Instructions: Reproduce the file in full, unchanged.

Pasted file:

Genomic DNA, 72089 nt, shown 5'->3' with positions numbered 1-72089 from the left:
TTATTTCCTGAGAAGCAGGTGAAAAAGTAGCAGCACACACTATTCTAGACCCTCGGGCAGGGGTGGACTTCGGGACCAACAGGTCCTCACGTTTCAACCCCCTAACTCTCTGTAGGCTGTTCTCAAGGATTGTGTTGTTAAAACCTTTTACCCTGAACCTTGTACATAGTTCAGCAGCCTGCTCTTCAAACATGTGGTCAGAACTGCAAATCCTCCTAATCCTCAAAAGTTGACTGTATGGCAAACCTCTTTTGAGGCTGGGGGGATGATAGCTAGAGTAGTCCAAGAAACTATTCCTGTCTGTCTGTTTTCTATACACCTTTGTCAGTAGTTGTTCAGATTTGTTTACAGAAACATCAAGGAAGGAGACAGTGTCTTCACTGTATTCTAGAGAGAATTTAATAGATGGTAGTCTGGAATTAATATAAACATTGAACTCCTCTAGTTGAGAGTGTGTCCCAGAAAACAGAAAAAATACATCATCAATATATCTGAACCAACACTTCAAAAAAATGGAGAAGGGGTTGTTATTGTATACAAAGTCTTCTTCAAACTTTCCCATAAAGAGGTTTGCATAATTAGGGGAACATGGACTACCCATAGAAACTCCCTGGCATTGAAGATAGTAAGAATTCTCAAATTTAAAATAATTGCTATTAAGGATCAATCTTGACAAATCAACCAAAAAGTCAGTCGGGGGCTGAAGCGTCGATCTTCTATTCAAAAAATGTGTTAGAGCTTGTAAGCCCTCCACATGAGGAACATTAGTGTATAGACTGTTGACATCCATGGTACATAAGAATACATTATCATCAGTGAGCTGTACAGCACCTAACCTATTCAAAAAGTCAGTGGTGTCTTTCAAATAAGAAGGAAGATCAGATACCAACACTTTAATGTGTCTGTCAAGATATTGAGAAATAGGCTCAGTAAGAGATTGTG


Genomic DNA, 72089 nt, shown 5'->3' with positions numbered 1-72089 from the left:
TTATTTCCTGAGAAGCAGGTGAAAAAGTAGCAGCACACACTATTCTAGACCCTCGGGCAGGGGTGGACTTCGGGACCAACAGGTCCTCACGTTTCAACCCCCTAACTCTCTGTAGGCTGTTCTCAAGGATTGTGTTGTTAAAACCTTTTACCCTGAACCTTGTACATAGTTCAGCAGCCTGCTCTTCAAACATGTGGTCAGAACTGCAAATCCTCCTAATCCTCAAAAGTTGACTGTATGGCAAACCTCTTTTGAGGCTGGGGGGATGATAGCTAGAGTAGTCCAAGAAACTATTCCTGTCTGTCTGTTTTCTATACACCTTTGTCAGTAGTTGTTCAGATTTGTTTACAGAAACATCAAGGAAGGAGACAGTGTCTTCACTGTATTCTAGAGAGAATTTAATAGATGGTAGTCTGGAATTAATATAAACATTGAACTCCTCTAGTTGAGAGTGTGTCCCAGAAAACAGAAAAAATACATCATCAATATATCTGAACCAACACTTCAAAAAAATGGAGAAGGGGTTGTTATTGTATACAAAGTCTTCTTCAAACTTTCCCATAAAGAGGTTTGCATAATTAGGGGAACATGGACTACCCATAGAAACTCCCTGGCATTGAAGATAGTAAGAATTCTCAAATTTAAAATAATTGCTATTAAGGATCAATCTTGACAAATCAACCAAAAAGTCAGTCGGGGGCTGAAGCGTCGATCTTCTATTCAAAAAATGTGTTAGAGCTTGTAAGCCCTCCACATGAGGAACATTAGTGTATAGACTGTTGACATCCATGGTACATAAGAATACATTATCATCAGTGAGCTGTACAGCACCTAACCTATTCAAAAAGTCAGTGGTGTCTTTCAAATAAGAAGGAAGATCAGATACCAACACTTTAATGTGTCTGTCAAGATATTGAGAAATAGGCTCAGTAAGAGATTGTG